Like Bill Martin and Rusty Szerek, the CEO of Terracycle, Tom Szaky, dropped out of a prestigious college (Princeton) at age 19 (U.S. 1, November 10, 2004). Like Martin and Szerek, Szaky is a media darling. His latest cover story was in July for Inc. magazine with the title “The Coolest Little Start-Up in America.”

Unlike Martin and Szerek, the 29-year-old Szaky is still at the helm of his first firm, and his company has nothing to do with the Internet.

Terracycle is a brick and mortar firm that manufactures “worm tea” fertilizer from worm castings (affectionately known as worm poop) and packages it in used plastic bottles to sell in stores like Home Depot, CVS, and WalMart. All parts of its product are made from garbage, and it has no adverse environmental impact.

The Inc. magazine story spurred a new round of calls to Szaky from excited reporters eager for a “good news,” ecologically sound business story. Most recently he was interviewed on CNN on August 20.

Szaky confirmed the vow he made on CNN, that his goal is “to make a $100 million business that’s based on eco-capitalism, where you can make lots of money and save the world at the same time. And to do it in a really big way.”

With $4.5 million invested in the company since 2001, Szaky points to the first quarter of this year as his first profitable quarter. In the second and third quarters, Terracycle ran in the red again.

Nevertheless, Szaky expects 2007 to be a $5 million or $6 million year, up from a projected $1.5 million this year and $500,000 last year.

He has moved from just one product, plant fertilizer, to four, and now has nearly 15, with 80 percent of them confirmed for national distribution. They include a formula for African violets, a concentrated lawn fertilizer, formulas for cactus, tropicals, roses, and tomatoes, a line of potting mixes (packaged in recycled milk jugs), and a seed starter made from 100 percent recycled paper and 100 percent worm poop.

He has added a third full-time salesperson and a second PhD scientist. The Trenton office has 15 to 20 workers, and the manufacturing area staff ranges from 10 to 50 people, depending on the production season.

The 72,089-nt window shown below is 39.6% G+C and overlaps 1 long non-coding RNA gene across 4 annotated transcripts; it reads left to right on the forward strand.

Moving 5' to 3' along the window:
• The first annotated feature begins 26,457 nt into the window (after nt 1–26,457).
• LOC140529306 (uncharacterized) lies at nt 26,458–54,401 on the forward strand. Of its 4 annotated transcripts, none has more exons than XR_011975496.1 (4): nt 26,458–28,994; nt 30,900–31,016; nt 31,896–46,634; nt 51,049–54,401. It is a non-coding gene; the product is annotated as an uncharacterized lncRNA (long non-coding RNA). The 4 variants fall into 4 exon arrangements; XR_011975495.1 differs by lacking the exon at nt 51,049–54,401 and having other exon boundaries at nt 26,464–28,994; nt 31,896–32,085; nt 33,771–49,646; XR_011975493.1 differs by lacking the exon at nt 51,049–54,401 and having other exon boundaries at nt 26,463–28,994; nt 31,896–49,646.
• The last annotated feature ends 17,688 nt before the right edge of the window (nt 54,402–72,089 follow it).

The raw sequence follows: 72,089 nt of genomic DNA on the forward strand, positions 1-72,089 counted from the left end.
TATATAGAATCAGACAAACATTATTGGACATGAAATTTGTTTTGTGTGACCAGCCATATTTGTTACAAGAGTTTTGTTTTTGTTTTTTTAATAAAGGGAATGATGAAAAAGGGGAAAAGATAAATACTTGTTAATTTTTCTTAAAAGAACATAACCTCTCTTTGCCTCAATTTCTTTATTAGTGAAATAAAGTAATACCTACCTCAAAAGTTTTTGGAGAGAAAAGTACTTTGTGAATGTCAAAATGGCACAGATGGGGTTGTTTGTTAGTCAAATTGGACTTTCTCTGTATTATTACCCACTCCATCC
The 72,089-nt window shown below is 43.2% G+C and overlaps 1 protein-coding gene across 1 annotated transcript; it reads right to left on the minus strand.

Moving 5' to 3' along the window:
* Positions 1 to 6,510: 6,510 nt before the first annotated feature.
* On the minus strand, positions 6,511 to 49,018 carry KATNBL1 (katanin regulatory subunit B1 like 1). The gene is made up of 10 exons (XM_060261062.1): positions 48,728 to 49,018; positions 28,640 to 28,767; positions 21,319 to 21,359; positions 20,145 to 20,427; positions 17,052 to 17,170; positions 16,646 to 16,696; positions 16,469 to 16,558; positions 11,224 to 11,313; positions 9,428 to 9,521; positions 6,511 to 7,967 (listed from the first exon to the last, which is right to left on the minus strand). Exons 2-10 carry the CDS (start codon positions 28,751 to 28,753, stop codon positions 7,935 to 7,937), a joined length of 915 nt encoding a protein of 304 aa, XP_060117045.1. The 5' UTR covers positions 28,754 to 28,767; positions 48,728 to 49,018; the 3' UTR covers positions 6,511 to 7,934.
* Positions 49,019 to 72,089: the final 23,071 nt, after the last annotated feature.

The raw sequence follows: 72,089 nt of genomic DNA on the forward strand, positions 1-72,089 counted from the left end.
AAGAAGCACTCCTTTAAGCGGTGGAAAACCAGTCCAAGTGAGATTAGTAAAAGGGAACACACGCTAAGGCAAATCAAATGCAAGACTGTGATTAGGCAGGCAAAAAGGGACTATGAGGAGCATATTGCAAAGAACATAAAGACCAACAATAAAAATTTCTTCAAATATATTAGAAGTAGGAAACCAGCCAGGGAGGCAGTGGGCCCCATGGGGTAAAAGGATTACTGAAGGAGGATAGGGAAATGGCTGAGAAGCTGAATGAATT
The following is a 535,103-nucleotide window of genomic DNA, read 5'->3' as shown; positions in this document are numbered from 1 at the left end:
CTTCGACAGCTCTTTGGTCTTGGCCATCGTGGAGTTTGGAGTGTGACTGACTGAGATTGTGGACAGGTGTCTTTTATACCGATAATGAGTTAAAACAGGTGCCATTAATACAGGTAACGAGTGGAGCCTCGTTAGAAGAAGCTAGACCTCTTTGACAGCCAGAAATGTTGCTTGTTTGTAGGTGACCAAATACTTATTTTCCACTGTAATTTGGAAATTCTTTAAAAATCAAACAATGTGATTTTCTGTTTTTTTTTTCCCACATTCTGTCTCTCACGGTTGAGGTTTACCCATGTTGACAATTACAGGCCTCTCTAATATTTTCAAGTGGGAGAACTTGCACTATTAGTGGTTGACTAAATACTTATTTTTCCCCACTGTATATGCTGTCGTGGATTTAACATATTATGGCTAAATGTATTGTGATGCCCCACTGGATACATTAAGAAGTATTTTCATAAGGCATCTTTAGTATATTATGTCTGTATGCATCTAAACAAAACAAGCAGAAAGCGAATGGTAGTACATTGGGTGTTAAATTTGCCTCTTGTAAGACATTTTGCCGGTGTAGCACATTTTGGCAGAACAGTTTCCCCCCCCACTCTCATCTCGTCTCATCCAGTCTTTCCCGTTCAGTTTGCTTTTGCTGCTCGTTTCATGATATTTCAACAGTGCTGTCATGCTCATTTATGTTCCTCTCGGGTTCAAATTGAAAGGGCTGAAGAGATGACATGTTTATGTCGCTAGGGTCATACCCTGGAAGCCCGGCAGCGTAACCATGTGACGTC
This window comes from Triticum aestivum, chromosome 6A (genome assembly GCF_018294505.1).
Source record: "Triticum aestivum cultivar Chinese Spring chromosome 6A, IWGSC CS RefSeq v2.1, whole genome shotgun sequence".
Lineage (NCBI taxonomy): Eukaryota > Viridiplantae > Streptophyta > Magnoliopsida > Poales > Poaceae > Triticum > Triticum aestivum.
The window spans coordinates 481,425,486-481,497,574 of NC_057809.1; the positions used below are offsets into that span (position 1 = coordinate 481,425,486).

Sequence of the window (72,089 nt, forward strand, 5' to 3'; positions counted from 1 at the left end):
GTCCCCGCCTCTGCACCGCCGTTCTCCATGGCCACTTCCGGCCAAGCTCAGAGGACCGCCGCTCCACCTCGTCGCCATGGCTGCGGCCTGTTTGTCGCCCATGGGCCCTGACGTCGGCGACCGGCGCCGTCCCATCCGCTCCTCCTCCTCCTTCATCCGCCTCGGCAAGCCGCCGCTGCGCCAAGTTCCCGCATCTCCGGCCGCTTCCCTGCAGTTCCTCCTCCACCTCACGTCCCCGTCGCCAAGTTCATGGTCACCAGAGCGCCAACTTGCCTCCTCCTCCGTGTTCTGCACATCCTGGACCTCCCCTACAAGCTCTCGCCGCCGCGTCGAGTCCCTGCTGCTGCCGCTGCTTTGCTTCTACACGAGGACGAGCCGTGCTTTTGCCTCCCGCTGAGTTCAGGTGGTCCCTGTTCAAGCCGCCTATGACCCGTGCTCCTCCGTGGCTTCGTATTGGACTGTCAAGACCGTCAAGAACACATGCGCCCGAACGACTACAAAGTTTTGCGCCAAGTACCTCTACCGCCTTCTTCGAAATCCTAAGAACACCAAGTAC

His “worm gin” (an incubator for worms from which the castings are collected) is still operating, but because the company grew more rapidly, he had to look elsewhere for worm castings. And just in time, new suppliers emerged. “There was a pyramid scheme in the worm industry that collapsed,” explains Szaky. Owners were left holding their bags of worm castings. “We acquired their products and gave them contracts. All the worm farmers who got scammed are thankful we are helping them,” says Szaky.

Schoolchildren are still helping to collect the used bottles, and from 50 to 100 of the school-based “Bottle Brigade” locations are added per month, but this effort is still mostly a marketing and public relations strategy. The 1,355 Bottle Brigades around the nation provide just 20 percent of the bottles needed, with the rest coming from end-runs or manufacturing surpluses.

Like the other young entrepreneurs, Szaky is not anxious to return to academe. Asked if we could consider re-enrolling at Princeton, Szaky replies, “Not in a very long time.”

TerraCycle, 121 New York Avenue, Trenton 08638; 609-393-4252; fax, 609-393-4259. Tom Szaky, CEO. Home page: www.terracycle.net.

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